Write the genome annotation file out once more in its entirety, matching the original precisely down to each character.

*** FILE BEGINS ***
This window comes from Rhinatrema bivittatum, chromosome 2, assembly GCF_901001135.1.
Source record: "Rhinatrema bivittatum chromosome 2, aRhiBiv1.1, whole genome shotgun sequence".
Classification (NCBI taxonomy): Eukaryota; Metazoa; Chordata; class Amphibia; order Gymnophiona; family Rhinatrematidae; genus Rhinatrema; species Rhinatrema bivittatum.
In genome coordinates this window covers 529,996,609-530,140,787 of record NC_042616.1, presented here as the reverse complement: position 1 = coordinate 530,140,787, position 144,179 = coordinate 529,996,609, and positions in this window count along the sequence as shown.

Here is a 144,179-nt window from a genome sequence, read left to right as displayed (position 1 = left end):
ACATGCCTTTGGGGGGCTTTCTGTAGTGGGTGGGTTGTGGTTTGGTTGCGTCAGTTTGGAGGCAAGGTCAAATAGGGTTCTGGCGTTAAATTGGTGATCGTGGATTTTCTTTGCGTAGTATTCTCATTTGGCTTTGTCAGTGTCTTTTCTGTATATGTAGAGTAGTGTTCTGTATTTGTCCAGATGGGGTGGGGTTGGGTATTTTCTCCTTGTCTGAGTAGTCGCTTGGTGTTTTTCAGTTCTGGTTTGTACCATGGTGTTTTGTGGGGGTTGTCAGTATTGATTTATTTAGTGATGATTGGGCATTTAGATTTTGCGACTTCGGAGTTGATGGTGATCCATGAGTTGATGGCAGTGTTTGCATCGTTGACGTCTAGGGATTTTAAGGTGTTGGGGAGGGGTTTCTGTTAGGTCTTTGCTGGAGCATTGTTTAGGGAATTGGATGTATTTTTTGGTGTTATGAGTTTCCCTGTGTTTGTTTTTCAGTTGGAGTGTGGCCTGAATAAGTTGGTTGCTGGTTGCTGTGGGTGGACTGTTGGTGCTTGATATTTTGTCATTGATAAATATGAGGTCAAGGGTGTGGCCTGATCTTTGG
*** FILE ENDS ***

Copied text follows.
This window comes from Rhinatrema bivittatum, chromosome 2, assembly GCF_901001135.1.
Source record: "Rhinatrema bivittatum chromosome 2, aRhiBiv1.1, whole genome shotgun sequence".
Classification (NCBI taxonomy): Eukaryota; Metazoa; Chordata; class Amphibia; order Gymnophiona; family Rhinatrematidae; genus Rhinatrema; species Rhinatrema bivittatum.
In genome coordinates this window covers 529,996,609-530,140,787 of record NC_042616.1, presented here as the reverse complement: position 1 = coordinate 530,140,787, position 144,179 = coordinate 529,996,609, and positions in this window count along the sequence as shown.

Here is a 144,179-nt window from a genome sequence, read left to right as displayed (position 1 = left end):
ACATGCCTTTGGGGGGCTTTCTGTAGTGGGTGGGTTGTGGTTTGGTTGCGTCAGTTTGGAGGCAAGGTCAAATAGGGTTCTGGCGTTAAATTGGTGATCGTGGATTTTCTTTGCGTAGTATTCTCATTTGGCTTTGTCAGTGTCTTTTCTGTATATGTAGAGTAGTGTTCTGTATTTGTCCAGATGGGGTGGGGTTGGGTATTTTCTCCTTGTCTGAGTAGTCGCTTGGTGTTTTTCAGTTCTGGTTTGTACCATGGTGTTTTGTGGGGGTTGTCAGTATTGATTTATTTAGTGATGATTGGGCATTTAGATTTTGCGACTTCGGAGTTGATGGTGATCCATGAGTTGATGGCAGTGTTTGCATCGTTGACGTCTAGGGATTTTAAGGTGTTGGGGAGGGGTTTCTGTTAGGTCTTTGCTGGAGCATTGTTTAGGGAATTGGATGTATTTTTTGGTGTTATGAGTTTCCCTGTGTTTGTTTTTCAGTTGGAGTGTGGCCTGAATAAGTTGGTTGCTGGTTGCTGTGGGTGGACTGTTGGTGCTTGATATTTTGTCATTGATAAATATGAGGTCAAGGGTGTGGCCTGATCTTTGG